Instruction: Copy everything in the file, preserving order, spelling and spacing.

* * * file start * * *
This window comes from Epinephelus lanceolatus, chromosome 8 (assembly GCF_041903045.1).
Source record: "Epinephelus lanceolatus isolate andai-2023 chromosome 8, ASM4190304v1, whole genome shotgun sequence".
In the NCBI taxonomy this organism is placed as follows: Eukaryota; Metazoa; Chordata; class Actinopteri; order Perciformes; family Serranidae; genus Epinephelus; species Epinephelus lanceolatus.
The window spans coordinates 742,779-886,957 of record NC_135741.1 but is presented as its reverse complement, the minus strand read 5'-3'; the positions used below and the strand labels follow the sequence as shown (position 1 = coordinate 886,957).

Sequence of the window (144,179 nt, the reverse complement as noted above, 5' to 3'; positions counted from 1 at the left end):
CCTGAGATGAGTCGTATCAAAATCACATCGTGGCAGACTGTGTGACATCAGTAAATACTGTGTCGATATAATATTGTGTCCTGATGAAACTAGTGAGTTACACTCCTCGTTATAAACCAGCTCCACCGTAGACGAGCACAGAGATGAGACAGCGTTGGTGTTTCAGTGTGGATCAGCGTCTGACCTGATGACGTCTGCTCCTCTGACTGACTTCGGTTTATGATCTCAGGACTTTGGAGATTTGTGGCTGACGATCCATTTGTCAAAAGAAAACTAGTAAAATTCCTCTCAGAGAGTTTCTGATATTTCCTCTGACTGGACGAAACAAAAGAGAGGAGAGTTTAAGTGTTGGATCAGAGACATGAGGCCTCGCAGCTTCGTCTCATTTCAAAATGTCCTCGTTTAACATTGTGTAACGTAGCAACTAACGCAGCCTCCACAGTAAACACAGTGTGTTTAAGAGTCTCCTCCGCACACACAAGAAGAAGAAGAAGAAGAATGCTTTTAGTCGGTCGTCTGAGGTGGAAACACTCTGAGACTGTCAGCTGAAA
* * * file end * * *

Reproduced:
This window comes from Epinephelus lanceolatus, chromosome 8 (assembly GCF_041903045.1).
Source record: "Epinephelus lanceolatus isolate andai-2023 chromosome 8, ASM4190304v1, whole genome shotgun sequence".
In the NCBI taxonomy this organism is placed as follows: Eukaryota; Metazoa; Chordata; class Actinopteri; order Perciformes; family Serranidae; genus Epinephelus; species Epinephelus lanceolatus.
The window spans coordinates 742,779-886,957 of record NC_135741.1 but is presented as its reverse complement, the minus strand read 5'-3'; the positions used below and the strand labels follow the sequence as shown (position 1 = coordinate 886,957).

Sequence of the window (144,179 nt, the reverse complement as noted above, 5' to 3'; positions counted from 1 at the left end):
CCTGAGATGAGTCGTATCAAAATCACATCGTGGCAGACTGTGTGACATCAGTAAATACTGTGTCGATATAATATTGTGTCCTGATGAAACTAGTGAGTTACACTCCTCGTTATAAACCAGCTCCACCGTAGACGAGCACAGAGATGAGACAGCGTTGGTGTTTCAGTGTGGATCAGCGTCTGACCTGATGACGTCTGCTCCTCTGACTGACTTCGGTTTATGATCTCAGGACTTTGGAGATTTGTGGCTGACGATCCATTTGTCAAAAGAAAACTAGTAAAATTCCTCTCAGAGAGTTTCTGATATTTCCTCTGACTGGACGAAACAAAAGAGAGGAGAGTTTAAGTGTTGGATCAGAGACATGAGGCCTCGCAGCTTCGTCTCATTTCAAAATGTCCTCGTTTAACATTGTGTAACGTAGCAACTAACGCAGCCTCCACAGTAAACACAGTGTGTTTAAGAGTCTCCTCCGCACACACAAGAAGAAGAAGAAGAAGAATGCTTTTAGTCGGTCGTCTGAGGTGGAAACACTCTGAGACTGTCAGCTGAAA